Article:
"/user YOURUSERNAME meh meh meh meh meh meh :YOURUSERNAME"

after you've done that, do a

Ofcourse replace YOURUSERNAME with your username.
absent more than alex
written by Shadowlord on Feb 02, 2005 15:12
Premier: First, can you stick your current.bin in a zip file and upload it? And you're sure it does this every time you start it successfully?

In order to try to get Normal Go! or Alternate Go! to work, we'll have to experiment: Try this first: Delete all the *.pif files in the modules folder, and then try Normal Go! again and see if it works.

The only reason it doesn't 'support' older windows versions is because I don't have older windows versions to test it on, and I thought it might have problems with the lack of conventional memory (depending on your autoexec.bat and config.sys) on them.

If removing the PIF files is all that's needed, I should probably be able to make normal and alternate go take care of that themselves on old windows versions (I don't know how to check the windows version yet, but it should be simple).
written by Stellanaut on Feb 02, 2005 23:52
It still crashes when I try to return to the SD
absent more than alex
written by Shadowlord on Feb 02, 2005 23:58
Can you upload your current.bin and surface.bin files, stella?
written by Bensel on Feb 03, 2005 00:17
On some planets, (Lighthouse's Morning Haze to be specific), the HUD is impossible to see. Changing the brightness didn't seem to help.

cd/gifs/Bensel/toobright (7 Kb)
absent more than alex
written by Shadowlord on Feb 03, 2005 02:46
Did you try adjusting just the HUD brightness? (just hold -, without holding ctrl)
written by Algebra2 on Feb 03, 2005 03:43
Suggestion: put temperature, atmosphere, and pulse data in the advanced data view so it's visible in screenshots.
written by Stellanaut on Feb 03, 2005 04:02
my situation and related files:

<link cd/zips/stellanaut/bugginess>
absent more than alex
written by Shadowlord on Feb 03, 2005 06:43
I've found a bug today which I want to poll about before fixing it (P.S. it exists in the original noctis as well as NICE):

1. The number of stars you can see depends on your distance from 0;0;0. I've made an example animated GIF where the distance (which is actually sqrt(x*x+z*z)+(fabs(y)*30), if I remember right) passes 400,000,000, at which point the stars become half as common. Notice that half the stars you could see before actually vanish as you pass over the boundary: cd/gifs/Shadowlord/stars (42 Kb) P.S. In that image, DFH stands for distance-from-home, and RF is the 'rarity factor'.

That's because it depends on your position. I can change it so that the distance depends on the distance from that star to the center of the galaxy, but the stars just on the far side of each boundary, which were reachable if you targetted them from the other side of the boundary, will no longer exist.

There are a HUGE number of stars out there, and it's a pretty big distance to the first boundary, let alone the ones further away, but I know several people (including myself) have been out past several of these boundaries. What I want to know is whether anyone has any objections to my fixing this bug. If it were fixed, the stars on the near side (nearer to 0;0;0) of the boundary would be visible even if you were on the far side of the boundary. However, the stars on the far side of the boundary which you could see from the near side would NOT be visible anymore, no matter what - you wouldn't be able to travel to them anymore.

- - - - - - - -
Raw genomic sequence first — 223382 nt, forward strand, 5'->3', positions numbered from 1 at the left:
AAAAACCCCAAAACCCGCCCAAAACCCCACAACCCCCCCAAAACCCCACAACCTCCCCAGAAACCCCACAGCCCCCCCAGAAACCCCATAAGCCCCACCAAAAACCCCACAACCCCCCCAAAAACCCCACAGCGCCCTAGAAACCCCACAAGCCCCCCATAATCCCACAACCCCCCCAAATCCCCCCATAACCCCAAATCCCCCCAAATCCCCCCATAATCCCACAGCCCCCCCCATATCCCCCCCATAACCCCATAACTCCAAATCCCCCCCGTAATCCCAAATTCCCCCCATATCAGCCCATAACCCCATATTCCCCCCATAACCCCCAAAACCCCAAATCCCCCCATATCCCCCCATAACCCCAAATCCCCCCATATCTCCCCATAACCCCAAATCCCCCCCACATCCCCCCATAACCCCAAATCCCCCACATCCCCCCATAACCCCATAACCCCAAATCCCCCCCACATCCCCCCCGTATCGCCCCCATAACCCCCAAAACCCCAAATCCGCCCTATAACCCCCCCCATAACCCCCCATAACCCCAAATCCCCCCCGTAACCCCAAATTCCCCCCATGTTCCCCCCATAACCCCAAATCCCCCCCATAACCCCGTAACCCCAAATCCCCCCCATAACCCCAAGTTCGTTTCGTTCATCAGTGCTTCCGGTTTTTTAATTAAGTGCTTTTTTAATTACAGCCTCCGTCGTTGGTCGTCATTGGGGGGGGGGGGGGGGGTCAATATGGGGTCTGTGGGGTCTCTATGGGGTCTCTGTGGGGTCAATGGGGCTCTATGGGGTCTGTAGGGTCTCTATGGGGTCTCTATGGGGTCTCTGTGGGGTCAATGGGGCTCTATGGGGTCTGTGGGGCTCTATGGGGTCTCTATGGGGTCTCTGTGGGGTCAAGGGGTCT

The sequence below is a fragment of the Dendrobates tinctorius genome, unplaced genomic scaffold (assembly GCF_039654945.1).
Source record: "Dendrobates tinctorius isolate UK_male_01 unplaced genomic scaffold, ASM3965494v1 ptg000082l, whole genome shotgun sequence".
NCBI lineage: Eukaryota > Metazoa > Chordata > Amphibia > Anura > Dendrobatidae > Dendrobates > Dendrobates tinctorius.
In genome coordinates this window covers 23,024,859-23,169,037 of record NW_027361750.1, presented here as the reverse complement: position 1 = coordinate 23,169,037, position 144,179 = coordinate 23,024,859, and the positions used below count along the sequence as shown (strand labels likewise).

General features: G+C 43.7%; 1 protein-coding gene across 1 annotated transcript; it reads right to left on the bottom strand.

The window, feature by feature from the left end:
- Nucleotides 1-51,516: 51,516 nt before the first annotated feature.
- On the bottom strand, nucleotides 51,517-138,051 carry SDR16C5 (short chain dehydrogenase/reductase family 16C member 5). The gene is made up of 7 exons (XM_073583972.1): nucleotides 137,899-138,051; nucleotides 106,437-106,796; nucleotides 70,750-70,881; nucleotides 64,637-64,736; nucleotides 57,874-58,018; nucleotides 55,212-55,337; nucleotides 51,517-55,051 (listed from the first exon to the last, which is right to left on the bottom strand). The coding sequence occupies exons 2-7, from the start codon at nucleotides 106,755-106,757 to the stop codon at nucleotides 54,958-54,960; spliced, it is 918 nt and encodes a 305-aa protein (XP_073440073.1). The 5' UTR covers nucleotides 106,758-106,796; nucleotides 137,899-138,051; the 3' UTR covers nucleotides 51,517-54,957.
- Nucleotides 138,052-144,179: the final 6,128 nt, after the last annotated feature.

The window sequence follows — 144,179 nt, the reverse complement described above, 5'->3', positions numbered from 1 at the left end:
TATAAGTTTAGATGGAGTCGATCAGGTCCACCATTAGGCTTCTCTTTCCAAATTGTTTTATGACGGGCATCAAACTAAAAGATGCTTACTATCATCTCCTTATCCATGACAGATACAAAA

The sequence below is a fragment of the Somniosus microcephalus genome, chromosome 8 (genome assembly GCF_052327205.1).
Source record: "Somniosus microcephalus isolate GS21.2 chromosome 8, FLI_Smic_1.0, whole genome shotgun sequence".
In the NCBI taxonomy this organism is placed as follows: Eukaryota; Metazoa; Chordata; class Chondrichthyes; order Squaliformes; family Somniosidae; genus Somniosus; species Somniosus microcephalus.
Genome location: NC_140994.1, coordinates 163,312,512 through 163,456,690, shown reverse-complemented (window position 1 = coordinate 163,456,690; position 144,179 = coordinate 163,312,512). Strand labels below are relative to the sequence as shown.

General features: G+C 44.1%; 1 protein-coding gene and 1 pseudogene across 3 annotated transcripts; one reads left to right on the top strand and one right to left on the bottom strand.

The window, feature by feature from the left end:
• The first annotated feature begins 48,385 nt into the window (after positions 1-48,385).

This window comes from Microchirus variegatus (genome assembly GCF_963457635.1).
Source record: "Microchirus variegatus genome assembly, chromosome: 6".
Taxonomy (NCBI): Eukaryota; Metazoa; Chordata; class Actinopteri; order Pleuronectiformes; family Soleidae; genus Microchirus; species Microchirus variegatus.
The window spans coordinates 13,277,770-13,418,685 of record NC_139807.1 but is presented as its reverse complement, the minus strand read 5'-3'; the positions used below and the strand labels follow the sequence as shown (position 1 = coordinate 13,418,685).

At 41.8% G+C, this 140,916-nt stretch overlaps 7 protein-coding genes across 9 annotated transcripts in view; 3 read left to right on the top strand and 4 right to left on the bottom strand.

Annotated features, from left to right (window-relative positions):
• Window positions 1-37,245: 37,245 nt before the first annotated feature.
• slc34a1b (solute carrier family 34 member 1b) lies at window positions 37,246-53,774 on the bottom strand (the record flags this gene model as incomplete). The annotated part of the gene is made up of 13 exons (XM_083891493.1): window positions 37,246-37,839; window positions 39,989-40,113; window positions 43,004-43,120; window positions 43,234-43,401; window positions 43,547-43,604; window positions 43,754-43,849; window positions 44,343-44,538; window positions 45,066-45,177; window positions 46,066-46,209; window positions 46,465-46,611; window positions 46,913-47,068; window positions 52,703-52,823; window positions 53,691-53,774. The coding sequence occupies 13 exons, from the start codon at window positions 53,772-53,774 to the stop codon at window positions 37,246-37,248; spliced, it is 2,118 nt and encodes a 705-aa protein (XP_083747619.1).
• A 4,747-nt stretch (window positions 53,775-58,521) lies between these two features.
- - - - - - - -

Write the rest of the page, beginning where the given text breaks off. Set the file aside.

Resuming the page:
One exception: You could still (for now) use ST to travel to those stars, if you remember the star's name. However, I'm hoping to move NICE to a better starmap format* - either starmap2 or an entirely new format. (I don't know where peek is, but if we went with a new starmap3 format, I would provide documentation of the starmap3 format at the very least, and might possibly even write code to let NM read the format - though we'd need Peek to add the code still )

2. I also figured out the cause of another bug, but you don't need to worry about that, since fixing it has no effect whatsoever, heh! It's primarily a bug in the modules such as ST or PAR which search for a star, and I think Alex knew about it, but I don't think he tracked down the cause of it. Anyways, it only results in the isthere() function coming up with a slightly different star seed/ID - but that ID is only used to compare with the ID recorded in the starmap to see if this is the right star, and Alex built a fudge factor into the comparison. (Noctis itself later calculates the ID correctly when it needs it) I tested 1 million systems near Felysia's sun, and the highest discrepancy between the incorrect ID and the correct one was about 0.000000000029.

* = If we move to a better starmap format, and this vanishing-stars bug is fixed, then if any of those stars which no longer exist were named in the starmap or had comments in the guide, those entries (for the no-longer-existing stars) will probably be removed.
written by Premier on Feb 03, 2005 14:18
SL: Unfortunately, I don't have the current.bin file anymore. However, I reinstalled the program from scratch, and Old Go! works perfectly now, even after exiting and restarting it several times. Since I cannot reproduce the problem, I think we'll just have to assume for now that it was a freak data corruption in current.bin. Should it appear again, I'll be sure to show you the .bin.
absent more than alex
written by Shadowlord on Feb 03, 2005 14:27
I was hoping to find out if it was the PIF files or a corruption in the current.bin. If you only run Old Go! then no PIF files will be created.